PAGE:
Government shutdown averted – deficit growth not as much

Senate Majority Leader Harry Reid and House Speaker Boehner saved the day with a last minute agreement that will allow the Government to continue to run. Half way into the 2011 budget, the deal was struck cutting $38 billion. Compromise has led to heros in politics.

Now if we wake up from the daydream the reality is a bit sobering.

Of course Democrats and President Obama will make the case that the deal is a victory for them. House Republicans have blinked in the last minute and compromised on the promise they made to voters during the 2010 mid-term elections. A mere $38 billion, sure to be quoted as $78 billion, is the price of votes – needed to shore up dismal 2012 election projections.

Consider that the initial $40 billion in savings came directly from Republicans efforts, with Continuing Resolutions to fund the government, cutting billions week after week. Democrats opposed every cut, and swallowed the cuts with grimaces. Only when the public outcry to the paltry and realistically non-existent spending cut proposals went against Democrats did they offer anything.

The President for his part did nothing. He postured a bit, made a few speeches and gathered the Congressional leaders for a meeting or 3. But he equally abandonded the situation, travelling to begin his re-election campaign and prop up his Black vote support.

On the Republican side things are hardly any better. Republicans will also claim the full $78 billion in spending cuts. Their claim is more credible, but still off the mark from their promise. Even if the promise were kept, the sum not being spent still equates to less than 1% of the national budget ($3.4 trillion) and the national deficit ($1.6 trillion for 2011 alone, $14 trillion as of 2010).

If either side, or the President, were at all serious about Government spending there are real choices that could have been made without any real argument.

  • The Stimulus – roughly $300 billion remains available to be spent out of the $814 billion (and counting as the overages are still growing) dedicated to the program. To date, not one objective of the Stimulus has been completed. It is understood to be a complete failure by any critical analysis, though saving political face will not allow the Obama Administration to admit this publicly. Stopping the funding for the Stimulus, and paying off the deficit with the remaining funds would make more of an impact than every cut agreed to times 3.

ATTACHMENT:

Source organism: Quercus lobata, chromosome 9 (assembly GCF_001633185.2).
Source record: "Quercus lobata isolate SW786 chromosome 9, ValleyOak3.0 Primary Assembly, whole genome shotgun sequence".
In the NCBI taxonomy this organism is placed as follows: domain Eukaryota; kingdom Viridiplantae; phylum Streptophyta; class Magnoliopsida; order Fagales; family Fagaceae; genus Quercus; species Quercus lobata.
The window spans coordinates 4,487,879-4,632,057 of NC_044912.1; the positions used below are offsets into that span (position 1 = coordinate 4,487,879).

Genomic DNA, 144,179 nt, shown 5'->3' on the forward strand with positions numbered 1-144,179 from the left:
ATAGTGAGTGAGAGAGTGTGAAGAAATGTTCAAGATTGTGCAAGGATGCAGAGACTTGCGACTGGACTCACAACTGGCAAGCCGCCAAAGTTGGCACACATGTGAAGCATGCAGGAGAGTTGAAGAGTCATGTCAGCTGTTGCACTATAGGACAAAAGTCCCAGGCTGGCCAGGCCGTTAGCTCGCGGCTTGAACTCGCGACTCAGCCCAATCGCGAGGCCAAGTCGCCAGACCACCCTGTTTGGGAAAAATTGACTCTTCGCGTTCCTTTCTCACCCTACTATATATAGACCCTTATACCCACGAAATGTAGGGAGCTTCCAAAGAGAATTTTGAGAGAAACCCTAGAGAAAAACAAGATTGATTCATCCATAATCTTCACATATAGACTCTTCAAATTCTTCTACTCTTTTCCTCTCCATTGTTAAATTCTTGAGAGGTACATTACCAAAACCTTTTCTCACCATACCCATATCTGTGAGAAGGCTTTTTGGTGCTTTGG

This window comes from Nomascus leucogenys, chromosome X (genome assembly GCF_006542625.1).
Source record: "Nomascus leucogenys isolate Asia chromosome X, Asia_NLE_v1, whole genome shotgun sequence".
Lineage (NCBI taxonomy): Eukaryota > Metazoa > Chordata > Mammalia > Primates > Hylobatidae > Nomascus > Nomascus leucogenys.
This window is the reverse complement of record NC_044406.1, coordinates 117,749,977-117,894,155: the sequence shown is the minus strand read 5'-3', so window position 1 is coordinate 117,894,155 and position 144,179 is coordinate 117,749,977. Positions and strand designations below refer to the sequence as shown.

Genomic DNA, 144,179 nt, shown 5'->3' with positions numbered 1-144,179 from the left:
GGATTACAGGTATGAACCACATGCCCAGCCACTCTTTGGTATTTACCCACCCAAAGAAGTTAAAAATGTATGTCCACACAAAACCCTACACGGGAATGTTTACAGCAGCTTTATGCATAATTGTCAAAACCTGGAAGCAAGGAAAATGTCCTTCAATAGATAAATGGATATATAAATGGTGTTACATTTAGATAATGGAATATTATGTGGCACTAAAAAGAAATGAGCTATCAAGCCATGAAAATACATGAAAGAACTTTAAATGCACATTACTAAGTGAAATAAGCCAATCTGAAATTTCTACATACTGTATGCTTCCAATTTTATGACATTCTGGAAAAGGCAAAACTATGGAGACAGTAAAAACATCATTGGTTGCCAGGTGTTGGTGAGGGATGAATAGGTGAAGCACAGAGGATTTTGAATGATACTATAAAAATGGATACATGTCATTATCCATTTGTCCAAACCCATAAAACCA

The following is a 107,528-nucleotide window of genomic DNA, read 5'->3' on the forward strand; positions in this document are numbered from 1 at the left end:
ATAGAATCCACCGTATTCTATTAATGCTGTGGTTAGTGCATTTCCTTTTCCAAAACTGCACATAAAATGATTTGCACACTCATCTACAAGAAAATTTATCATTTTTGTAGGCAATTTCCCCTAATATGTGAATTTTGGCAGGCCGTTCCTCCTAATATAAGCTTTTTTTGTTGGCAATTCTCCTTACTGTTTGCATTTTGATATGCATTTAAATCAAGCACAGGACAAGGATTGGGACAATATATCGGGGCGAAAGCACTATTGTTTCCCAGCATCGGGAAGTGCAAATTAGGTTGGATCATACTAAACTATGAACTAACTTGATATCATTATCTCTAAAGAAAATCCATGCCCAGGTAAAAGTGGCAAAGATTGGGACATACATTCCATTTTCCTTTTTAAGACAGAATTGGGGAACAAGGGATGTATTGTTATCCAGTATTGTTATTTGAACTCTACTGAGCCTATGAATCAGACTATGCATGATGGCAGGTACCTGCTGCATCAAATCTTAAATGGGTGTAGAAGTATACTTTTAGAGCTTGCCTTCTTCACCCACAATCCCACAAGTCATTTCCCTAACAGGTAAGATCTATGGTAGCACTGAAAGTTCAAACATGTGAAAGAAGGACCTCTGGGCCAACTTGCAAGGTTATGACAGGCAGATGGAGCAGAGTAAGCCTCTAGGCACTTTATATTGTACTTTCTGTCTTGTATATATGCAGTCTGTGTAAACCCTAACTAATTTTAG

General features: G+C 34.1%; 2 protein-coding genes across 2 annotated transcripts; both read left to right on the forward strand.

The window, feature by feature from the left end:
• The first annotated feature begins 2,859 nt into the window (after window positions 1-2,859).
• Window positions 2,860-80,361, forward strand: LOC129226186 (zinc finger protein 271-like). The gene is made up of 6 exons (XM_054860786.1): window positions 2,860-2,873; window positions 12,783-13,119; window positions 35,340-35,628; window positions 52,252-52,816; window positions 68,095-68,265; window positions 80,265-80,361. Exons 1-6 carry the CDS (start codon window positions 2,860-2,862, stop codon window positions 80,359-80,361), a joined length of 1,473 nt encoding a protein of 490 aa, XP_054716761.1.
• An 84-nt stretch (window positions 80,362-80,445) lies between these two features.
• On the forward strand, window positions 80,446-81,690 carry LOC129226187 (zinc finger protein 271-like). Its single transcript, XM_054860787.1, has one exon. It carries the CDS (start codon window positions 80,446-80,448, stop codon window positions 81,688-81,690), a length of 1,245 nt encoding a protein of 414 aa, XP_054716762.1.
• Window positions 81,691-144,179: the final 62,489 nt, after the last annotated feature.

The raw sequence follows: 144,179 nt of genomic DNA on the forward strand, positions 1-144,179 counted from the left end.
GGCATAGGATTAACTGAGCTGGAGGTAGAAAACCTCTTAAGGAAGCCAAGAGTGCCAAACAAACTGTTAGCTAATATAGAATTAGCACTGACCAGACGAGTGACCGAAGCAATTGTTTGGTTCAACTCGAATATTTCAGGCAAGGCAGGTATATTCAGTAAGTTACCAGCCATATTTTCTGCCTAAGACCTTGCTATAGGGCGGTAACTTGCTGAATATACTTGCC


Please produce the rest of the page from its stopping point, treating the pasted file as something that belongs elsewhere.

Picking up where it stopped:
• TARP – As most have forgotten (like with the Stimulus) the money repaid by banks and financial institutions was to be used to pay off the deficit. To date over 65% of all the banks that received funds have paid them back, most with about 11% interest as as well. That’s about $420 billion, again a far more significant and immediate way to affect the deficit.
  • 10% cuts across the entire budget – There is no way that anyone can explain how the Government is incapable of removing just 10% of the waste it generates each year. Without having to end even 1 program, institution, or Agency the Government could save at least $346 billion (based on the 2011 budget).

    In total, the above spending cuts would eliminate $1.06 trillion. That’s just cutting a failure, following the law as written, and assuming the Goverment can do a pinch of the cost cutting that the public has done for more than 4 years.

    Given these examples, and more can easily be made without debate, does a mere $78 billion in spending cuts even compare? Does the impact on the deficit, or even just the interest on the deficit alter with the agreement made between Democrats in the Senate and Republicans in the House, as well as President Obama are currently trumpeting?

    The Government will not shut down. With that the deficit will not decrease, and America is no closer to solvency nor avert the potential of bankruptcy. As much as the news will be used to garner votes and decry opponents as vile politicians out only to support their special interests, has anything been done to be worth of a vote or praise?

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  • About the Author

    Michael Vass
    Born in 1968, a political commentator for over a decade. Has traveled the U.S. and lived in Moscow and Tsblisi, A former stockbroker and 2014 Congressional candidate. Passionate about politics with emphasis on 1st and 2nd Amendments.

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